While Bechet is famous for his skills on the clarinet and soprano saxophone, there is a famous jazz recording of him playing a sarrusophone on the song "Mandy, Make Up Your Mind" with the Clarence Williams Blue Five. He plays it during the introduction, and takes the first solo after the vocal, continuing beneath the trombone solo that follows. It is also prominent in the last few notes of the piece. (Horricks)

The sarrusophone, an unusual and unwieldy woodwind instrument with a double reed, never won over the public or caught the imagination of other musicians and composers. In "Mandy, Make Up Your Mind," Louis plays an obligato behind Bechet's low-note excursions on the instrument, while Charlie Irvis joins in with a trombone contribution.

Bechet also demonstrated his abilities as a cornetist, an instrument he had taught himself as well. Working with Buddy Petit and Louis Armstrong, Bechet was assigned to play the high note that ended a particular piece. He hit it perfectly, leaving Louis Armstrong, a great fan of Bechet, totally astonished.

Chapter Five: Comparing His Styles Through His Music

In "Shag," one of the earliest masterpieces of jazz improvisation, Bechet shows ideas that were unheard of until that point. The long notes from his soprano sax creating a feel of high-octane power. "Shag" is one of the first recorded jazz themes without an opening melody. Instead, the ensemble launches straight into a unique translation of "I Got Rhythm."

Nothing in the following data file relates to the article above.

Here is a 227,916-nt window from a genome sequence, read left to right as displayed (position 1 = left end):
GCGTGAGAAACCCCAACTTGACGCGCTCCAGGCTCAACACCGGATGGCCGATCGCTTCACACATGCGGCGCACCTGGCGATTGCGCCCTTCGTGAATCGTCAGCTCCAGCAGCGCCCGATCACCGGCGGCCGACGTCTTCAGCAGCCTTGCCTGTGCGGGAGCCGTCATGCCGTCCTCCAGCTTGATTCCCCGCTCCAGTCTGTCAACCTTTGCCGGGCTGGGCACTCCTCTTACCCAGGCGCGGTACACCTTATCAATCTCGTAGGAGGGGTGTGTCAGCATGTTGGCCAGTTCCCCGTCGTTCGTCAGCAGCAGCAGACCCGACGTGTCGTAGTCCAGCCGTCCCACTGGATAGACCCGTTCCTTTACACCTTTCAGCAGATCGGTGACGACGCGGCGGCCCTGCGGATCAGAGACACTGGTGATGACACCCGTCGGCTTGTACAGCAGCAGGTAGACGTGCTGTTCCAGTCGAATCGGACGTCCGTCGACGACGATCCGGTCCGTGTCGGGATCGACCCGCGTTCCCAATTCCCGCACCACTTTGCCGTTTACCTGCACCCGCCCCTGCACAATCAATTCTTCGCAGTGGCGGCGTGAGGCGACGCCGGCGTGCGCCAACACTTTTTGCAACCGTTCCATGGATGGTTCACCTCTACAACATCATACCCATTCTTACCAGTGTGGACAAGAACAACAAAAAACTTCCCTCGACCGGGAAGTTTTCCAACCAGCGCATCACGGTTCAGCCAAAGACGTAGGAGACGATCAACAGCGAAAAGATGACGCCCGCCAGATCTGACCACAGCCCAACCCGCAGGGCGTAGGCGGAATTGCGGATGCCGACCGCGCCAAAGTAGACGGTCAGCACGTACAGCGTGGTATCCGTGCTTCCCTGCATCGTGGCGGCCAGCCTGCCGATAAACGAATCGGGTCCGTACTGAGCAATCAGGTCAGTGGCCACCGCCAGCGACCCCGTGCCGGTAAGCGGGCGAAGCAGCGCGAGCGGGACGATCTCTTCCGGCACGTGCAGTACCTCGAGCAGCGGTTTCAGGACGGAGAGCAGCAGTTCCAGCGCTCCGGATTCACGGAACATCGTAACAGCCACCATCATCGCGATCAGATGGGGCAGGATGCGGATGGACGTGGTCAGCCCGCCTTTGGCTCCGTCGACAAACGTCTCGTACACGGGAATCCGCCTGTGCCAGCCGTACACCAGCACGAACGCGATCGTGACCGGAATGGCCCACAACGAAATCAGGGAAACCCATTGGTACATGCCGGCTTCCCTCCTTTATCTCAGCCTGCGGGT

Bechet dominates the proceedings on Scott Joplin's "Maple Leaf Rag" from his commanding soprano saxophone lead in the theme statements to the throbbing high notes with which he ends the tune. (Williams, Chilton)

Polka Dot Rag," written by Bechet and Noble Sissle's tenor saxophonist James Toliver, features a saxophone section struggling through the fast and complex first theme. The second theme has Bechet's clarinet leading the band, and the saxophones struggle once more. Tenorist James Toliver somehow finishes his solo in one piece after which Oscar Madera solos… [END OF PREVIEW]